“The Theory of Everything,” by contrast, is a much easier sell -- so easy, in fact, that it’s easy to get cynical about it. Director James Marsh -- who detoured into documentaries for a while with “Man on Wire” and “Project Nim” before returning to drama with the solid, little-seen “Shadow Dancer” (2012) -- tells the story of physicist Stephen Hawking (Eddie Redmayne), focusing on his relationship with wife Jane (Felicity Jones) from their Cambridge youth to their break-up in the mid-1990s. (Hawking subsequently married and divorced one of his nurses, Elaine Mason, played in the film by Maxine Peake.)
The film is teddibly, teddibly British, at times self-consciously so. When Jane’s mother (Emily Watson) advises her depressed daughter to join a church choir, Jane replies “I don’t think I’ve heard anything so English in my life.” But it’s gorgeously shot (by Benoit Delhomme) and the early sequences movingly show how the romance between Stephen -- a giant, playful brain in a reedy body -- and the quietly strong-willed Jane is tested by his diagnosis of ALS and what then seemed a short-term death sentence.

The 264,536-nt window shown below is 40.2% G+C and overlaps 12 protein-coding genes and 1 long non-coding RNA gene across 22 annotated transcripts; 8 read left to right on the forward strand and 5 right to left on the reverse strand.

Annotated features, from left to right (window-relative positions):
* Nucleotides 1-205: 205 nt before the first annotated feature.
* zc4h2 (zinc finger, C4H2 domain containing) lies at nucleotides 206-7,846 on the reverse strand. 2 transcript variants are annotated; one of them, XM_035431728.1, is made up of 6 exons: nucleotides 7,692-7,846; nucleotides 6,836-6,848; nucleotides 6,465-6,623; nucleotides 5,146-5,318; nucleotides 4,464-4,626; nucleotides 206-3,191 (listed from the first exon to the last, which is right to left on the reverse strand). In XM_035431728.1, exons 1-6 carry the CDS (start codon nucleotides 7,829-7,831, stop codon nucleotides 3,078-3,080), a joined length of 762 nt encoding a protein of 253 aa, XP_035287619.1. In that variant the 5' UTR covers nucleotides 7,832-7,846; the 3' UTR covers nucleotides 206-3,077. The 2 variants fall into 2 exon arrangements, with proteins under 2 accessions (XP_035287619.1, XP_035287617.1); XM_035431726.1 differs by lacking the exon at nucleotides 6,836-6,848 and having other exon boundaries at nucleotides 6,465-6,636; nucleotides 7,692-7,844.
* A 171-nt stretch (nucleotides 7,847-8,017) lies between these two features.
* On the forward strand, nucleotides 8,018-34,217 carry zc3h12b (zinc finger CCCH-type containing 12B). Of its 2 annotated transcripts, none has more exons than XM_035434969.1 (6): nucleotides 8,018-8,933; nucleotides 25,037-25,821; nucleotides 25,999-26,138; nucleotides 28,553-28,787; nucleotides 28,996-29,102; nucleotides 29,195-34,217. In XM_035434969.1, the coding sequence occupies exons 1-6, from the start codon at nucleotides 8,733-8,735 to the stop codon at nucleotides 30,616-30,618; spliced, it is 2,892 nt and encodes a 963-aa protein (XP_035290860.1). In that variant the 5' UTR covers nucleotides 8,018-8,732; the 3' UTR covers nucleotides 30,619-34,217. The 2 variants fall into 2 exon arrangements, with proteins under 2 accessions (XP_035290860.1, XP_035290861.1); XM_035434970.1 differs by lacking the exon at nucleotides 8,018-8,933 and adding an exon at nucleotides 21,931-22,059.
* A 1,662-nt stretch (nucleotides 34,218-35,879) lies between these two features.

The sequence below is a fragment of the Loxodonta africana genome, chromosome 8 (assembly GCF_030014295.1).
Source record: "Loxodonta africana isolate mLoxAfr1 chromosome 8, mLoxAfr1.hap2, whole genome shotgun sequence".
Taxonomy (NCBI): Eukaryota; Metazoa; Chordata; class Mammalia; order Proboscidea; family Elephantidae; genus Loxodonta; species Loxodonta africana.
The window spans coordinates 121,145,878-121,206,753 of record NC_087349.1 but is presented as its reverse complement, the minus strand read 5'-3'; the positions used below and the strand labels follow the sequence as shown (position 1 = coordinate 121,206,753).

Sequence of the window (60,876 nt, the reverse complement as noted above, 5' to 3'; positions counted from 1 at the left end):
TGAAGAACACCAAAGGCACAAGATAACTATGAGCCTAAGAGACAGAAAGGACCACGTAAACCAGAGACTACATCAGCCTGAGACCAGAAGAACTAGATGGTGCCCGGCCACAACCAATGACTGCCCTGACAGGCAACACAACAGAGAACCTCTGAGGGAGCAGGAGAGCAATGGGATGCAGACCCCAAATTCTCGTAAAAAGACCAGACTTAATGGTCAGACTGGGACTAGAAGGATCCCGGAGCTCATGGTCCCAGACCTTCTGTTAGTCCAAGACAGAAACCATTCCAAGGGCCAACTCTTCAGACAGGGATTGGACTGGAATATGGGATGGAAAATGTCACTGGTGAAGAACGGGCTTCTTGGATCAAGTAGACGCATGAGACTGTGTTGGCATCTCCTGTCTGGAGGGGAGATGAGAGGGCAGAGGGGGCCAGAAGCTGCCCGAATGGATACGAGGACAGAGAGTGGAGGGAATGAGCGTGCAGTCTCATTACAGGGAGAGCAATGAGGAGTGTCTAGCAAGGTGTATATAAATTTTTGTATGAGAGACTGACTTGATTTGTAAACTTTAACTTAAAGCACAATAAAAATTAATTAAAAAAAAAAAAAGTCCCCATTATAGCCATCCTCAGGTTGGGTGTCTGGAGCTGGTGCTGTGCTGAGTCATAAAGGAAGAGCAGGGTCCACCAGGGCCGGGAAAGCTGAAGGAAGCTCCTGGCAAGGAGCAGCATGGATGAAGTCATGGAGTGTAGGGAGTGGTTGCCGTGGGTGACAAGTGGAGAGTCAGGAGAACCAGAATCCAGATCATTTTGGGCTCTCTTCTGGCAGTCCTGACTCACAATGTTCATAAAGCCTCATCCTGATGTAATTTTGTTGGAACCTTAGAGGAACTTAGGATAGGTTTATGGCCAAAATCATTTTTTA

“The Theory of Everything” rolls along predictable (if very glossy) tracks, and it’s not until the midway point that you notice the movie’s telling Jane’s story as much as, if not more than, her husband’s. (The film’s based on Jane Hawking’s 2007 memoirs.) It’s a drama about sublimating oneself completely to love and duty and three children and a man with an immense mind (and ego, it’s implied) and a failed body. About what that might do to a person’s spirit over the long haul.